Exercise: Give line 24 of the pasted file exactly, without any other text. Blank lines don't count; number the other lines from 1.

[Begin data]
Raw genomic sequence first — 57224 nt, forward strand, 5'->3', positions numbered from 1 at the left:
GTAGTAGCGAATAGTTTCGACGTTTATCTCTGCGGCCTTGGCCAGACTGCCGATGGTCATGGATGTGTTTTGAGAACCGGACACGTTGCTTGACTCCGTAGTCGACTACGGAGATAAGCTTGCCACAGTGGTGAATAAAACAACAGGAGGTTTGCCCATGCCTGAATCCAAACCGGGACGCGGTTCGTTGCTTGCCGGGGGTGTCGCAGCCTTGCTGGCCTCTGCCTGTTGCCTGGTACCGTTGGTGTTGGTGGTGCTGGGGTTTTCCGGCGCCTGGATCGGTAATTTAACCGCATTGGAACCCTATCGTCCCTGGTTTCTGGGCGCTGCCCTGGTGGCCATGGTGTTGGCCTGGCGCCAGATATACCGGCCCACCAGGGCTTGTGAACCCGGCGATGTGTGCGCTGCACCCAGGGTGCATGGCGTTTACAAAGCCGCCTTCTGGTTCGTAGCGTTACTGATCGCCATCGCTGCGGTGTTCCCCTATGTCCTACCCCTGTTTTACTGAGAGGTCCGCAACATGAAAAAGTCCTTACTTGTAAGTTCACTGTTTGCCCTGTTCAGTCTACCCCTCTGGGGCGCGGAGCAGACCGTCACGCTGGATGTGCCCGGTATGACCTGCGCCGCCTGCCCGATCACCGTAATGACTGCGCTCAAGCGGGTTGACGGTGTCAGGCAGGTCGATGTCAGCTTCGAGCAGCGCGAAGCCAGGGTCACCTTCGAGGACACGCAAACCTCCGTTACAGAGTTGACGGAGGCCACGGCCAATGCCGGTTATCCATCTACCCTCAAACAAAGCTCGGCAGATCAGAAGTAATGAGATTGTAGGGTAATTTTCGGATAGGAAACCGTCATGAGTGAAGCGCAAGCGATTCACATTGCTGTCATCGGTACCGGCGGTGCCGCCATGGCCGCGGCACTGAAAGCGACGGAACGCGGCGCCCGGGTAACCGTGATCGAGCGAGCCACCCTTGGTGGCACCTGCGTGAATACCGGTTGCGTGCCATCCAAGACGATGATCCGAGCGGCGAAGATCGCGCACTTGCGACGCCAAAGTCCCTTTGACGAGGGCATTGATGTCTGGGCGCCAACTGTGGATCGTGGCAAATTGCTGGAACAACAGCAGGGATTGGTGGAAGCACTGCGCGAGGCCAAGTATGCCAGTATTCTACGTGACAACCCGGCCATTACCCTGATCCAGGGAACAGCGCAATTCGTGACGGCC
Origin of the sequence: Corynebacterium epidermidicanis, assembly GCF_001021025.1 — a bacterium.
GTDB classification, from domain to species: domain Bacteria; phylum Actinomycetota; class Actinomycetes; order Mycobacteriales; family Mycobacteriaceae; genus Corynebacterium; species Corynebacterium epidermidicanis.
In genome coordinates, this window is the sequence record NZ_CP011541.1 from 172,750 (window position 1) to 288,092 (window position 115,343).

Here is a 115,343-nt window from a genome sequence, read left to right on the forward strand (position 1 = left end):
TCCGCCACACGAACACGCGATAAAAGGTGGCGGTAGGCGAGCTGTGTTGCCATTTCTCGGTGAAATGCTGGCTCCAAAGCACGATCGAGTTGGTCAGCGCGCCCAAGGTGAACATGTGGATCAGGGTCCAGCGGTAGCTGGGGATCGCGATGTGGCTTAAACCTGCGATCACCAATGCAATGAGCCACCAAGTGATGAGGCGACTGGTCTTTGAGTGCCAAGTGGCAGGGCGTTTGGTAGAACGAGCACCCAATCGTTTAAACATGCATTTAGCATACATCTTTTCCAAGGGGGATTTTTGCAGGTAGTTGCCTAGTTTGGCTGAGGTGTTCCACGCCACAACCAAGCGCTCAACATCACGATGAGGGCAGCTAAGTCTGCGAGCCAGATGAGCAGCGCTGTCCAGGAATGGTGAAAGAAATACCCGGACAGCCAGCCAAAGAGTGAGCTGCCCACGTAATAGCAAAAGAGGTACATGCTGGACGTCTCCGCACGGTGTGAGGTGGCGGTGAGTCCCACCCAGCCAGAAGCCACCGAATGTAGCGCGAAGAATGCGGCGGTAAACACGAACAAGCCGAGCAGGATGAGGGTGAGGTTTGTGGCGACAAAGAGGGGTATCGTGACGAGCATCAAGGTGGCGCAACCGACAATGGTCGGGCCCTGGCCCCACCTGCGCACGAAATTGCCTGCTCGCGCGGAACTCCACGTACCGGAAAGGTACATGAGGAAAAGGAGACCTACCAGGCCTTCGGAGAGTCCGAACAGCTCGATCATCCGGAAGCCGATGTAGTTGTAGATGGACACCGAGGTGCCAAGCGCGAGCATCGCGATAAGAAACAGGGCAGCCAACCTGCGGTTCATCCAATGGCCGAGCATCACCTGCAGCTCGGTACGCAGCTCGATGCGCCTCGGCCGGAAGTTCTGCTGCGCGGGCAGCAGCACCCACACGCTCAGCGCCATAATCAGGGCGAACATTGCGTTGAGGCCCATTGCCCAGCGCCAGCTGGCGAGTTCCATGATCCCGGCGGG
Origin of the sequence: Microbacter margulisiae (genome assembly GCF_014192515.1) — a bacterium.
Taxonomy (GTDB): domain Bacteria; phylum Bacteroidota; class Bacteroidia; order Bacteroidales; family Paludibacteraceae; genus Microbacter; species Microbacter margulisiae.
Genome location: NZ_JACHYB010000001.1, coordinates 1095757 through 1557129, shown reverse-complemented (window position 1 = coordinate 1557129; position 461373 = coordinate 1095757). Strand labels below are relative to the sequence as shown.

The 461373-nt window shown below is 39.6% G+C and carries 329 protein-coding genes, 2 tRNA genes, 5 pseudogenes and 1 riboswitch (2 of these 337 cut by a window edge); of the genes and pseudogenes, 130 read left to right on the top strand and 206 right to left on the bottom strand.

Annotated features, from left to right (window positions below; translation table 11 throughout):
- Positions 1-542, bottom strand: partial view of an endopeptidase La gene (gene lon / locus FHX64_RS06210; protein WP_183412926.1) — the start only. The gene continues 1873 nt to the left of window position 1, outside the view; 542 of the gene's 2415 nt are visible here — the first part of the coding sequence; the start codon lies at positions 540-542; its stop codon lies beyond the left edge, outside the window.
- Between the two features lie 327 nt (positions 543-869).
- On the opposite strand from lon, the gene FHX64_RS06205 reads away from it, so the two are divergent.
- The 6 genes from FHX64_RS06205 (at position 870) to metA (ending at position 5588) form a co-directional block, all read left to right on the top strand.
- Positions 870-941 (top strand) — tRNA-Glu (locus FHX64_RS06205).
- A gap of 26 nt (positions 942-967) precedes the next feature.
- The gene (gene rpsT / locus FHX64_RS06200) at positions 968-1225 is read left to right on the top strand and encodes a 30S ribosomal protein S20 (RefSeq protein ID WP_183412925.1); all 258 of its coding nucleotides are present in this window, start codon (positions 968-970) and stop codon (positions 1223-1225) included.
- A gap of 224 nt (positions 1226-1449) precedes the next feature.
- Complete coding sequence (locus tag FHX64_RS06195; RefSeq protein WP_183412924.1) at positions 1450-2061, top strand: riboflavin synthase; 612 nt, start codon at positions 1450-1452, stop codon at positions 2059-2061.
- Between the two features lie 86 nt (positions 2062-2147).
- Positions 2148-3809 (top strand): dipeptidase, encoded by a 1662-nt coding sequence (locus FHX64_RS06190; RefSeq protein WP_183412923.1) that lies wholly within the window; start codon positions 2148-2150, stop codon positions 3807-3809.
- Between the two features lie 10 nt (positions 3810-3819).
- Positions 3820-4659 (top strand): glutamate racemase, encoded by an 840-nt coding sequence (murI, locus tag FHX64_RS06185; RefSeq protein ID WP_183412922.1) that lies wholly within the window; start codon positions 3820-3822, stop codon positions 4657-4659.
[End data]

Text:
- Between the two features lie 10 nt (positions 3810-3819).